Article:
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August 18, 2015

California Strengthens Laws Against “Paper Terrorism”

California governor Jerry Brown signed into law this past week a new measure designed to increase protection for Californians from the so-called “paper terrorism” tactics of anti-government extremists.ab1267

Members of the anti-government sovereign citizen movement often file bogus liens or other similar documents in order to encumber the property of their enemies in retaliation for some perceived wrongdoing. Although filing a bogus lien is a crime in California, once such harassing liens are filed, it still takes significant time and money for victims to get them removed—which is why they are so effective as a retaliatory tactic.

In the 1990s, California enacted legislation to provide a fast-track removal process for such bogus encumbrances. However, the law only applied to public officials or employees, common victims of such sovereign citizen tactics.

Now, thanks to Assemblymember Richard Bloom (D- Santa Monica), who sponsored the bill, California’s laws will extend fast track protection to private individuals and businesses who are targets of “paper terrorism.”

Additionally, the new law will allow anyone targeted by a false encumbrance to seek civil remedies up to $5,000. With this legislation, California joins the 25 other states that have passed similar laws.

The Anti-Defamation League proposed and drafted the measure and, early in the process, helped gain support for it from a number of organizations, including the California District Attorneys Association and the California Police Chiefs Association.

The bill received bi-partisan and unanimous support in both the Assembly and Senate.

Sovereign citizens believe that government has no authority over them because an insidious conspiracy infiltrated and replaced the original legitimate government with an illegitimate, tyrannical one. They claim to owe allegiance only to the “original” government. Consequently, sovereigns often claim that they are outside the jurisdiction of the “illegitimate” government and that they can ignore all laws and regulations.

In addition to “paper terrorism” crimes, sovereigns engage in other illegal activity ranging from scams and frauds to deadly shootouts and standoffs.

The mortgage crisis and the recession of 2008 sparked a surge in the sovereign citizen movement, who exploited the economic situation to grow in numbers and activity. The Real Estate Fraud Prosecution Unit of the San Bernardino District Attorney’s office, for example, has estimated that their current case load consists of 85% sovereign citizen cases.

ADL tracks the activities of the sovereign citizen movement and has trained tens of thousands of law enforcement officers, government officials, prosecutors and judges about the movement’s ideology, activities and illegal tactics, including terrorism and deadly violence.

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April 20, 2012

Georgia Passes Tougher Bogus Lien Law

A new measure came into force in Georgia this week, when Governor Nathan Deal signed into law HB 997, making it a felony to file bogus liens against public officials and law enforcement officers. The act amends the Georgia code to create a new crime, that of making false lien statements against public officers or public employees, and provides a punishment of up to 10 years in prison and a fine of $10,000.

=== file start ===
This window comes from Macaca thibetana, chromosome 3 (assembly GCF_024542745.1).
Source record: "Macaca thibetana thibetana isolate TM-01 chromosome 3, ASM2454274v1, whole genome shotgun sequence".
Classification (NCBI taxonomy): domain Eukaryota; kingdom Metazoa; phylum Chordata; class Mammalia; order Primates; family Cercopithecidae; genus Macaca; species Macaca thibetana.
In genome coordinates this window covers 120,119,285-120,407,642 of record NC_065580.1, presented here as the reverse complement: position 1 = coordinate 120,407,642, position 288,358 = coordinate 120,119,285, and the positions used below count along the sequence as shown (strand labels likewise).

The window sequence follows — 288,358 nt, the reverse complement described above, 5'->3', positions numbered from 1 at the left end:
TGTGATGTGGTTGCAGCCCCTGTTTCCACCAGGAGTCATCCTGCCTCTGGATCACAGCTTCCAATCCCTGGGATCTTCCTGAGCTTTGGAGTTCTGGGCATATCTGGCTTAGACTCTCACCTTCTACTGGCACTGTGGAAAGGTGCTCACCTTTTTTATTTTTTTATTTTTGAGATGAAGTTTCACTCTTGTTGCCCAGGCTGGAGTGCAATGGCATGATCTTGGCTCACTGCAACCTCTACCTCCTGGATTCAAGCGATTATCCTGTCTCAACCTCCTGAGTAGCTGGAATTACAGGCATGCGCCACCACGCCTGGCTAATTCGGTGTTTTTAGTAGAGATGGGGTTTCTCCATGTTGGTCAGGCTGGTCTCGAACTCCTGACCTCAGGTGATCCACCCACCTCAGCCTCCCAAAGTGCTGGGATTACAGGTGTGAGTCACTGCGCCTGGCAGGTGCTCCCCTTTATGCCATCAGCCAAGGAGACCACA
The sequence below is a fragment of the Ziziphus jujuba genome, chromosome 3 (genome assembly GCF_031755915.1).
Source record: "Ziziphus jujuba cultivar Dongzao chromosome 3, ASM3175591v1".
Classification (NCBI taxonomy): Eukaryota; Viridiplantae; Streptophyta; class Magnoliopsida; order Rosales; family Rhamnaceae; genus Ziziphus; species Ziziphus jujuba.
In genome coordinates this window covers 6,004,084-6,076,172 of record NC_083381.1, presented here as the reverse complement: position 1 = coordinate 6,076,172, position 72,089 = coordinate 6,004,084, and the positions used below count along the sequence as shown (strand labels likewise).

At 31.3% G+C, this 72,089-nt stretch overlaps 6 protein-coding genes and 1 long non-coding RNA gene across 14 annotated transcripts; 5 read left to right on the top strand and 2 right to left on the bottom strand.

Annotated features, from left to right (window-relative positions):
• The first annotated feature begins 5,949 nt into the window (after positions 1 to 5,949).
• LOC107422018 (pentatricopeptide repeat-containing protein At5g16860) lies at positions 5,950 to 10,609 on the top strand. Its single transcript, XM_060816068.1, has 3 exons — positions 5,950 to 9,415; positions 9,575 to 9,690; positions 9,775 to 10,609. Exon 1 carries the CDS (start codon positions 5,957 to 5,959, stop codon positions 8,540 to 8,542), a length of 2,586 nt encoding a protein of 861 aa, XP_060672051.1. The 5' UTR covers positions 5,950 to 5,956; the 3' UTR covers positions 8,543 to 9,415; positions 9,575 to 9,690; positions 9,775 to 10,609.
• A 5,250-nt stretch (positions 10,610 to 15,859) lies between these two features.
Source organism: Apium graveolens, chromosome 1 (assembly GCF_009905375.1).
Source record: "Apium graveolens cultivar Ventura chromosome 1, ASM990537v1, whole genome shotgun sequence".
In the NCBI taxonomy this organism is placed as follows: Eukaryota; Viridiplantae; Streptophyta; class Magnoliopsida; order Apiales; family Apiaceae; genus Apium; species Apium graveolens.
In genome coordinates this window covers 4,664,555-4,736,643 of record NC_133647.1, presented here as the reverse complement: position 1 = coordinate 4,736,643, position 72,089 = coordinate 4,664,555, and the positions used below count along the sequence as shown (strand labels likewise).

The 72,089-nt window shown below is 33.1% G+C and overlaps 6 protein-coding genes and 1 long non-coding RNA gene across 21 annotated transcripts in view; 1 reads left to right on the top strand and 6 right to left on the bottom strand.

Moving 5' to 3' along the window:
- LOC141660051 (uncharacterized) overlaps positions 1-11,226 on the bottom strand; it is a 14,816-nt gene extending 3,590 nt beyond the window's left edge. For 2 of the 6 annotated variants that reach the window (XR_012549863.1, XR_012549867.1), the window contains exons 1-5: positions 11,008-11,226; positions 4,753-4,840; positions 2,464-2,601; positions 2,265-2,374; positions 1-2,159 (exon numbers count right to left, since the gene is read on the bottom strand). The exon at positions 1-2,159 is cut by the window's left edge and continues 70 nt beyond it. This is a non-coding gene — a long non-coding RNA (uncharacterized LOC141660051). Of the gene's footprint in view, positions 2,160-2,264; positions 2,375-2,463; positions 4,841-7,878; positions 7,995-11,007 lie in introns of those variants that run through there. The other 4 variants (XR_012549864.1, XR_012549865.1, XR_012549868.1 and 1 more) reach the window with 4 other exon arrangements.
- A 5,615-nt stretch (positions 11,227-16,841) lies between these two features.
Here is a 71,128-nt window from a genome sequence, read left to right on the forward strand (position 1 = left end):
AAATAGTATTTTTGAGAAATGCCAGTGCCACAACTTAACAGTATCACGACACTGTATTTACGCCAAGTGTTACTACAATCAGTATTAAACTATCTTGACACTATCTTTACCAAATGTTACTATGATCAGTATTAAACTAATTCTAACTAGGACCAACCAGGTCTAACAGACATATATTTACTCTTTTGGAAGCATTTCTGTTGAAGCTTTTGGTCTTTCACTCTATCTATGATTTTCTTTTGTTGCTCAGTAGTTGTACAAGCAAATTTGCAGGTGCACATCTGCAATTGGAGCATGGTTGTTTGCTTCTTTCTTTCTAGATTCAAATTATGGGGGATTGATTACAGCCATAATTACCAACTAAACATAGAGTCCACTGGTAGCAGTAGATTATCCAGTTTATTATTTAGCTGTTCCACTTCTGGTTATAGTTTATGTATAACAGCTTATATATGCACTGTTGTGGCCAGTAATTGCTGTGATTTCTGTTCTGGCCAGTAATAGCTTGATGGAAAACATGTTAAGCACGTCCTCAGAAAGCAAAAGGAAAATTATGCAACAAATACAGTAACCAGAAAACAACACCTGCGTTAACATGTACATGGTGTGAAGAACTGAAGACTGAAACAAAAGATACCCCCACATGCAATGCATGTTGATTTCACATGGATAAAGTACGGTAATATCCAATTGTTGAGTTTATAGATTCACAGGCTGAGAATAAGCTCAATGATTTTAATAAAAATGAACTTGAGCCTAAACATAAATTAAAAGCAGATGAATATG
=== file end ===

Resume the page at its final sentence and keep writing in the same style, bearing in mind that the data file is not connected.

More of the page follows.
The bill had originally been sponsored by a group of Republican state representatives and received strong bipartisan support in both the Georgia House and Senate. The aim of the bill was to help counter the growing problems caused by the sovereign citizen movement, an extreme right-wing anti-government movement whose adherents believe that current governments are illegitimate and have no authority over them. Though the movement has existed since the 1970s, in the past few years it has experienced a surprising resurgence, including a growth of violent and criminal activity.


Portion of document filed by Robert Eugene Stephens
attempting to copyright his own name,
a common sovereign citizen tactic


Though the sovereign citizen movement has a strong association with violence, it has an even stronger association with what has come to be called “paper terrorism”—the use of bogus legal filings or documents or the misuse of actual ones in order to harass, intimidate, or retaliate against perceived enemies.

For 30 years, bogus liens have been one of the most popular paper terrorism tactics, often used to harass police officers, prosecutors, officials, and judges with whom sovereign citizens come into contact. To give one recent Georgia example, in October 2011 Georgia Bureau of Investigation agents arrested sovereign citizen Robert Eugene Stephens of Mineral Bluff on 12 criminal counts related to a series of bogus liens Stephens allegedly filed against a variety of local and state officials, including a county clerk, a local judge and her secretary, the county tax commissioner, and even the Speaker of the Georgia House of Representatives (which probably didn’t hurt the chance the subsequent law had of passing).

A number of states still don’t have bogus lien laws on their books, while the laws of other states make the crime only a misdemeanor and some states with bogus lien laws have been lax in enforcing them. The result has been a flood of bogus liens across the entire country in the past several years.

The Georgia law could still be strengthened further, as it does not protect private citizens and businesses, who also can be the victim of bogus liens filed by sovereign citizens.

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